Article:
A survey of over 500 security professionals has revealed, rather disconcertingly, that most believe governments should regulate the way social networks handle our data, and even install encryption backdoors to that end. At the same time, most experts also berate governments for their lax understanding of social media and digital privacy.
Deeply contrasting results were revealed by the survey conducted by Venafi at RSA Conference 2018, with the help of 512 industry professionals willing to answer questions about the current state of affairs in cyber security.
Surveyors wanted to learn how industry experts view the increasingly blurry lines between cyber security, privacy threats and government regulation. So they asked participants: should governments regulate the collection of personal data by social media companies?
Some 70% of respondents said governments should indeed regulate social media companies’ collection of personal data to protect user privacy. Meanwhile, 72% said bureaucrats don’t understand current digital privacy threats. Worse yet, participants couldn’t articulate exactly what governments should do to protect our privacy online.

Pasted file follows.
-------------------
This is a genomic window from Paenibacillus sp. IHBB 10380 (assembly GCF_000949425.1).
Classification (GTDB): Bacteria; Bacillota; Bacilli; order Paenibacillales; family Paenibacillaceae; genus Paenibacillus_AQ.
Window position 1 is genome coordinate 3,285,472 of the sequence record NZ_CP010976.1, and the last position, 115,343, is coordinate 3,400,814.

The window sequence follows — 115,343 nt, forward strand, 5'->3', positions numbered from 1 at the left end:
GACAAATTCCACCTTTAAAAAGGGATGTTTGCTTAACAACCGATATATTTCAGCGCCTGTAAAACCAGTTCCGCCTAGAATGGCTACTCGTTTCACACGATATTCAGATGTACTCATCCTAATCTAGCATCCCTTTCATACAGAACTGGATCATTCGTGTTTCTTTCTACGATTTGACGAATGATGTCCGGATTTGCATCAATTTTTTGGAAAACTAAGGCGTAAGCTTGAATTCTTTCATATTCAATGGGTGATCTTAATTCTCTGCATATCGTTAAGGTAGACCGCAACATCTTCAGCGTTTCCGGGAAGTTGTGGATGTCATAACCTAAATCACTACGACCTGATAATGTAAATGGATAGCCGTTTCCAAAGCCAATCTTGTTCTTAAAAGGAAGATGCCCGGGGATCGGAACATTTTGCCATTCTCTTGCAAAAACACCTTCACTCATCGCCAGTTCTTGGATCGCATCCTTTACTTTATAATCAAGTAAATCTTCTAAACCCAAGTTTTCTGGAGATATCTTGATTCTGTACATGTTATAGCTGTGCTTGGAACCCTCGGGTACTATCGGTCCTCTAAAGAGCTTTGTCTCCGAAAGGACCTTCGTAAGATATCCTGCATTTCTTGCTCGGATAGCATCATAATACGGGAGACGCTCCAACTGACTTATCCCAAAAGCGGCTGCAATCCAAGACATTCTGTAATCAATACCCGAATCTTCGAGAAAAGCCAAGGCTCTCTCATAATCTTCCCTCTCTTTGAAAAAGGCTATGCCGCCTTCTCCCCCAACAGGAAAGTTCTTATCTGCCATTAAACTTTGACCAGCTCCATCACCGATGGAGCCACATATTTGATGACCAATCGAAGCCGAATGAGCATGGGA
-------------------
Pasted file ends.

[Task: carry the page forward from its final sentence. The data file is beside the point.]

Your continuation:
Kevin Bocek, VP of security strategy and threat intelligence at Venafi, believes the results are “disturbing”
“While security professionals agree that government officials do not understand the nuances of social media and digital privacy,” he said, “they’re still looking to them to regulate the technology that permeates our daily lives.”
45% of the respondents went as far as to say that governments should be able to impose encryption backdoors on private companies – in other words, to allow the government to obtain anyone’s personal data whenever it wants.
Bocek believes this would motivate bad actors to pour all their resources into stealing such backdoors and then sell them to the highest bidders on the underground web.
The survey did reveal some positive numbers as well: 64% of respondents say their personal encryption usage has increased due to recent geopolitical changes, up from 45% in a similar survey conducted last year.